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Dr. Melissa Stevens, an internist in the emergency department at the Atlanta VA Medical Center, is leading a project designed to enhance the safety of prescribing for older patients in the ED. (Photo by Lisa Pessin)
August 2, 2017
By Mike Richman
VA Research Communications
It's long been a troubling pattern in hospital emergency departments when it comes to older patients: prescribing drugs that carry risks that outweigh the intended clinical benefits, despite evidence of equally or more effective and safer medications.
Such drugs are called potentially inappropriate medications, or PIMs.
PIMs rarely result from reckless decisions by doctors. Emergency departments (EDs) host many elderly patients with possible life-threatening conditions. Staff members are pulled in many directions in fast-paced, potentially chaotic environments to make sure these patients receive proper treatment. Plus, not all ED physicians have access to the most up-to-date geriatric medication order sets. Consequently, standard drugs such as muscle relaxants, antibiotics, and anti-inflammatories, if not prescribed correctly, may cause side effects and other complications in elderly patients not seen in younger people.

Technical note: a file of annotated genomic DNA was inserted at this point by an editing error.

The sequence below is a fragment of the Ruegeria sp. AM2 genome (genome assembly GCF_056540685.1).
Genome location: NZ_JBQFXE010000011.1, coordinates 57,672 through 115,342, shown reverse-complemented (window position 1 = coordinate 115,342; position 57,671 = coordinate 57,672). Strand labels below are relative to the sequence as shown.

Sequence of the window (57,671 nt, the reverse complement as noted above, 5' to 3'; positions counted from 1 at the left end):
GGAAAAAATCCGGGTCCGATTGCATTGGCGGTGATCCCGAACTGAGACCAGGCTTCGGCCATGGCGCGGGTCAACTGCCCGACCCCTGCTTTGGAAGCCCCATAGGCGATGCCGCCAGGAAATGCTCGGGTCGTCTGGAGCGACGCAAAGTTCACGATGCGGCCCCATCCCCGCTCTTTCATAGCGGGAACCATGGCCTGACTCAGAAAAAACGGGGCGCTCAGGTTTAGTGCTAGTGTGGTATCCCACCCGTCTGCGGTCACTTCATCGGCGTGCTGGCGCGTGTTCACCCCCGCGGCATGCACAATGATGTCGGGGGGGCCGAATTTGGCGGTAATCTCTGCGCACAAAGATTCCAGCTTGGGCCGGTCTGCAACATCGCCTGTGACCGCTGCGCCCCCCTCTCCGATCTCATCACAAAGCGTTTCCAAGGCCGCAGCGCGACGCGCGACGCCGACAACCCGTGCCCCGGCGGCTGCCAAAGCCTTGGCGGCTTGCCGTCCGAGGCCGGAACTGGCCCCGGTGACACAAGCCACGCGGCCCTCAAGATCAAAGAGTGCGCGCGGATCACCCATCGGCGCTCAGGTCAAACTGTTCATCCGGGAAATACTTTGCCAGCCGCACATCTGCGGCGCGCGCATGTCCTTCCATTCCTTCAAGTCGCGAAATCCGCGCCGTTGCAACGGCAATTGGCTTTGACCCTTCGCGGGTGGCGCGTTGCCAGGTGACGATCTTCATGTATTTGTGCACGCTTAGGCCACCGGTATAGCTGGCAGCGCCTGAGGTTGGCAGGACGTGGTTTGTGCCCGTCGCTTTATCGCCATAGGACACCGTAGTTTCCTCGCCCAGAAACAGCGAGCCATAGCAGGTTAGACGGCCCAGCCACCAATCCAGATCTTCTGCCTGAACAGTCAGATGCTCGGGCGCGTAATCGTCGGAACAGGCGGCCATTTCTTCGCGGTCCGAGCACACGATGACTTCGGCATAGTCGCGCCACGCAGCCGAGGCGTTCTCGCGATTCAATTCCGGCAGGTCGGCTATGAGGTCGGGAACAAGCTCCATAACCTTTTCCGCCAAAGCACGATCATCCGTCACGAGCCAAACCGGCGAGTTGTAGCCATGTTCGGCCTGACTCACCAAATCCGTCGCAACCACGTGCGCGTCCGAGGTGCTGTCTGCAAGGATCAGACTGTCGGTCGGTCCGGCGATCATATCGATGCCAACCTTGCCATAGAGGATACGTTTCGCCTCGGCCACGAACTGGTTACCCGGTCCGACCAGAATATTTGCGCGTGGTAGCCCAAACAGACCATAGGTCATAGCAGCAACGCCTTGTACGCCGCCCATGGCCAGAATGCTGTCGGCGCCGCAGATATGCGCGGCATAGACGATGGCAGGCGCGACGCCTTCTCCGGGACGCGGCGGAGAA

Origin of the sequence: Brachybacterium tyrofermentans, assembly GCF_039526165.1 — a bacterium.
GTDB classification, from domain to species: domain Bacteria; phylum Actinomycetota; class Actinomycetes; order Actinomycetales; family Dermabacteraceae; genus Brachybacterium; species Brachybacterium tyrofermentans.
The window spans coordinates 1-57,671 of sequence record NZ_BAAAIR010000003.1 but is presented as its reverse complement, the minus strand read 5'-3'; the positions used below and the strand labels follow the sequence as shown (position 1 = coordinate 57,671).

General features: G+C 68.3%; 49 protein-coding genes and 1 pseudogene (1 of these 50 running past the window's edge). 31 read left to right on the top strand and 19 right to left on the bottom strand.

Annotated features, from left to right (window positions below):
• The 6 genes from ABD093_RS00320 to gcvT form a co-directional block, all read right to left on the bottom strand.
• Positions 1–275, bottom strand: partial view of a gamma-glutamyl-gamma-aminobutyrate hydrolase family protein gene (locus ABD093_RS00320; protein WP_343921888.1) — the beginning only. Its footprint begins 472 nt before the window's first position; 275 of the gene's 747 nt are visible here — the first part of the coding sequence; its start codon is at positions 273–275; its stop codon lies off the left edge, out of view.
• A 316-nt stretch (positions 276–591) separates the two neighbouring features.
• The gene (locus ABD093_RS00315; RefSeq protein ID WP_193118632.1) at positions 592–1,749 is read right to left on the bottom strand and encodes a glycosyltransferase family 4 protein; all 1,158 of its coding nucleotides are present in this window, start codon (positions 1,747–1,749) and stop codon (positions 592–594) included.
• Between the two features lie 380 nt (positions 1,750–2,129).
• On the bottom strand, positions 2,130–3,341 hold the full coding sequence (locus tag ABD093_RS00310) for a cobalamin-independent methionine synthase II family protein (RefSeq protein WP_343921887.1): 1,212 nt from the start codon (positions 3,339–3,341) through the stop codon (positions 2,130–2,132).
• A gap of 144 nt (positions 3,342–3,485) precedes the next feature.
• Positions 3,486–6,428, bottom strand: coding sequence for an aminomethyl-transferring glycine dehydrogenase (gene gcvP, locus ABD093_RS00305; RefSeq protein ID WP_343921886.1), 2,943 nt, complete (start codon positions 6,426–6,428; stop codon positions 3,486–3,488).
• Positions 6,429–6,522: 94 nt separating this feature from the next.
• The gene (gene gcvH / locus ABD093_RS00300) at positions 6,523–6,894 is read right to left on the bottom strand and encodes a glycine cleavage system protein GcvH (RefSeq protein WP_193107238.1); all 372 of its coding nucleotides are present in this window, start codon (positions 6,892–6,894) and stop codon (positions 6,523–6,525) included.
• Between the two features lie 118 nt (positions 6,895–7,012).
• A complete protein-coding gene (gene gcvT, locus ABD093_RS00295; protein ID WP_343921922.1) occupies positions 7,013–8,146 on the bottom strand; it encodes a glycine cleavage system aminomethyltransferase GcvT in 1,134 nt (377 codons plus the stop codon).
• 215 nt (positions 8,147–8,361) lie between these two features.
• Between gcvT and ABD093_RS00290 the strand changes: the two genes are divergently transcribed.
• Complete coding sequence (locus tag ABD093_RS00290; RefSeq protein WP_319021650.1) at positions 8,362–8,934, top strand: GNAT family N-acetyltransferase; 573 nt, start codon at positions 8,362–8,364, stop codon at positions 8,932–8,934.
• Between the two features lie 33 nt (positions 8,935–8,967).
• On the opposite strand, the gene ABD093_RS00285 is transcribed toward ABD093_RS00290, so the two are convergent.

With an eye on the problem, VA researchers launched a quality improvement initiative to help providers better administer the safest drugs to older Veterans who are discharged from an emergency department. Veterans age 65 and older account for about 40 percent of all ED visits, and nearly two-thirds of those patients leave with a new prescription.
"Ultimately we want to show that we've impacted the patient outcomes."
The initiative—called the Enhancing Quality of Provider Practices for Older Adults in the Emergency Department (EQUiPPED)—has been implemented at 10 VA facilities and has impacted more than 40,000 Veterans thus far. The researchers have reported data on four of those sites, all of which have showed a "significant and sustained" reduction in the use of PIMs. They documented the number of PIMs prescribed to Veterans 65 and older who were discharged from an ED for at least six months before the first EQUIPPED intervention at each site, and for at least 12 months after the final EQUiPPED intervention.